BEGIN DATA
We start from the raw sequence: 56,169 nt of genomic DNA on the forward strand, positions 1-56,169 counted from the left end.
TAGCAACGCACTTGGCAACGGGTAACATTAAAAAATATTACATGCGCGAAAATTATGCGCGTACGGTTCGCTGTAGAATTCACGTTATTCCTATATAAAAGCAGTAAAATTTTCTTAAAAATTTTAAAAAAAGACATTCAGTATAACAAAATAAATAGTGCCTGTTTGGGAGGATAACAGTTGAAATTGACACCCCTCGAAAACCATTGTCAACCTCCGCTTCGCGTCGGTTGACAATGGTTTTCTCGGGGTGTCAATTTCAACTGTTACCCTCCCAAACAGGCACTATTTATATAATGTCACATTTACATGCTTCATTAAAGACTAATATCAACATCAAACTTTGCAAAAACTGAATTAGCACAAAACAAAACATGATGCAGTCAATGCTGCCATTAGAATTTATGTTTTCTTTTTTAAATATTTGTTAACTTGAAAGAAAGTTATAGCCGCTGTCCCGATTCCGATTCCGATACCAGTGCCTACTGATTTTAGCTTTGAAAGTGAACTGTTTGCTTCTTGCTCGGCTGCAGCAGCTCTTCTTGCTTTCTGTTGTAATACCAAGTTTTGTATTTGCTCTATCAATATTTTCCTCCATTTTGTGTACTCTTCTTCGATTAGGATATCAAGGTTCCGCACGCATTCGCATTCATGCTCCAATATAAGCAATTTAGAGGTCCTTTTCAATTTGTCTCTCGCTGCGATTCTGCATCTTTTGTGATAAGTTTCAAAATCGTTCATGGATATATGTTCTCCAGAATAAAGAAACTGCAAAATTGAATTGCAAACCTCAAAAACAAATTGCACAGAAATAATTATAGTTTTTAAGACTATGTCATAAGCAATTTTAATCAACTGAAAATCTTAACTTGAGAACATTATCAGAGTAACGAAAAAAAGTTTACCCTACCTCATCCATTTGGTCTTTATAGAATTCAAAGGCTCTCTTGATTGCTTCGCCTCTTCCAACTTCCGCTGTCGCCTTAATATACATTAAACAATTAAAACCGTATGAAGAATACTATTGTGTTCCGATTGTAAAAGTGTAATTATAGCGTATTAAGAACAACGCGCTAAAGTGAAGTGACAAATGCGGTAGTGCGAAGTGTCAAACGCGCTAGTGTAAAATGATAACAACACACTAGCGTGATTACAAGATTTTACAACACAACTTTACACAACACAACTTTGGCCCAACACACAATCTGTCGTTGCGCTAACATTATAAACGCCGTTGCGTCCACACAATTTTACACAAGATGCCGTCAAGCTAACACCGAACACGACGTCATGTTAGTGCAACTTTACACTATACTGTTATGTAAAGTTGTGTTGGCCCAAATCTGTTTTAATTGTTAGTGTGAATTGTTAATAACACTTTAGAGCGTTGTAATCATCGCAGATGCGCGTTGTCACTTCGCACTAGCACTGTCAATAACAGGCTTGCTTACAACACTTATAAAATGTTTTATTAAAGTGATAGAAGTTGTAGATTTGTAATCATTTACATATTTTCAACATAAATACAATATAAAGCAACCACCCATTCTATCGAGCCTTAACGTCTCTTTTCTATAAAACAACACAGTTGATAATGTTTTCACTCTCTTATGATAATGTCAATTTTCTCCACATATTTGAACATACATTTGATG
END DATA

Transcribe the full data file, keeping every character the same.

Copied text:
We start from the raw sequence: 56,169 nt of genomic DNA on the forward strand, positions 1-56,169 counted from the left end.
TAGCAACGCACTTGGCAACGGGTAACATTAAAAAATATTACATGCGCGAAAATTATGCGCGTACGGTTCGCTGTAGAATTCACGTTATTCCTATATAAAAGCAGTAAAATTTTCTTAAAAATTTTAAAAAAAGACATTCAGTATAACAAAATAAATAGTGCCTGTTTGGGAGGATAACAGTTGAAATTGACACCCCTCGAAAACCATTGTCAACCTCCGCTTCGCGTCGGTTGACAATGGTTTTCTCGGGGTGTCAATTTCAACTGTTACCCTCCCAAACAGGCACTATTTATATAATGTCACATTTACATGCTTCATTAAAGACTAATATCAACATCAAACTTTGCAAAAACTGAATTAGCACAAAACAAAACATGATGCAGTCAATGCTGCCATTAGAATTTATGTTTTCTTTTTTAAATATTTGTTAACTTGAAAGAAAGTTATAGCCGCTGTCCCGATTCCGATTCCGATACCAGTGCCTACTGATTTTAGCTTTGAAAGTGAACTGTTTGCTTCTTGCTCGGCTGCAGCAGCTCTTCTTGCTTTCTGTTGTAATACCAAGTTTTGTATTTGCTCTATCAATATTTTCCTCCATTTTGTGTACTCTTCTTCGATTAGGATATCAAGGTTCCGCACGCATTCGCATTCATGCTCCAATATAAGCAATTTAGAGGTCCTTTTCAATTTGTCTCTCGCTGCGATTCTGCATCTTTTGTGATAAGTTTCAAAATCGTTCATGGATATATGTTCTCCAGAATAAAGAAACTGCAAAATTGAATTGCAAACCTCAAAAACAAATTGCACAGAAATAATTATAGTTTTTAAGACTATGTCATAAGCAATTTTAATCAACTGAAAATCTTAACTTGAGAACATTATCAGAGTAACGAAAAAAAGTTTACCCTACCTCATCCATTTGGTCTTTATAGAATTCAAAGGCTCTCTTGATTGCTTCGCCTCTTCCAACTTCCGCTGTCGCCTTAATATACATTAAACAATTAAAACCGTATGAAGAATACTATTGTGTTCCGATTGTAAAAGTGTAATTATAGCGTATTAAGAACAACGCGCTAAAGTGAAGTGACAAATGCGGTAGTGCGAAGTGTCAAACGCGCTAGTGTAAAATGATAACAACACACTAGCGTGATTACAAGATTTTACAACACAACTTTACACAACACAACTTTGGCCCAACACACAATCTGTCGTTGCGCTAACATTATAAACGCCGTTGCGTCCACACAATTTTACACAAGATGCCGTCAAGCTAACACCGAACACGACGTCATGTTAGTGCAACTTTACACTATACTGTTATGTAAAGTTGTGTTGGCCCAAATCTGTTTTAATTGTTAGTGTGAATTGTTAATAACACTTTAGAGCGTTGTAATCATCGCAGATGCGCGTTGTCACTTCGCACTAGCACTGTCAATAACAGGCTTGCTTACAACACTTATAAAATGTTTTATTAAAGTGATAGAAGTTGTAGATTTGTAATCATTTACATATTTTCAACATAAATACAATATAAAGCAACCACCCATTCTATCGAGCCTTAACGTCTCTTTTCTATAAAACAACACAGTTGATAATGTTTTCACTCTCTTATGATAATGTCAATTTTCTCCACATATTTGAACATACATTTGATG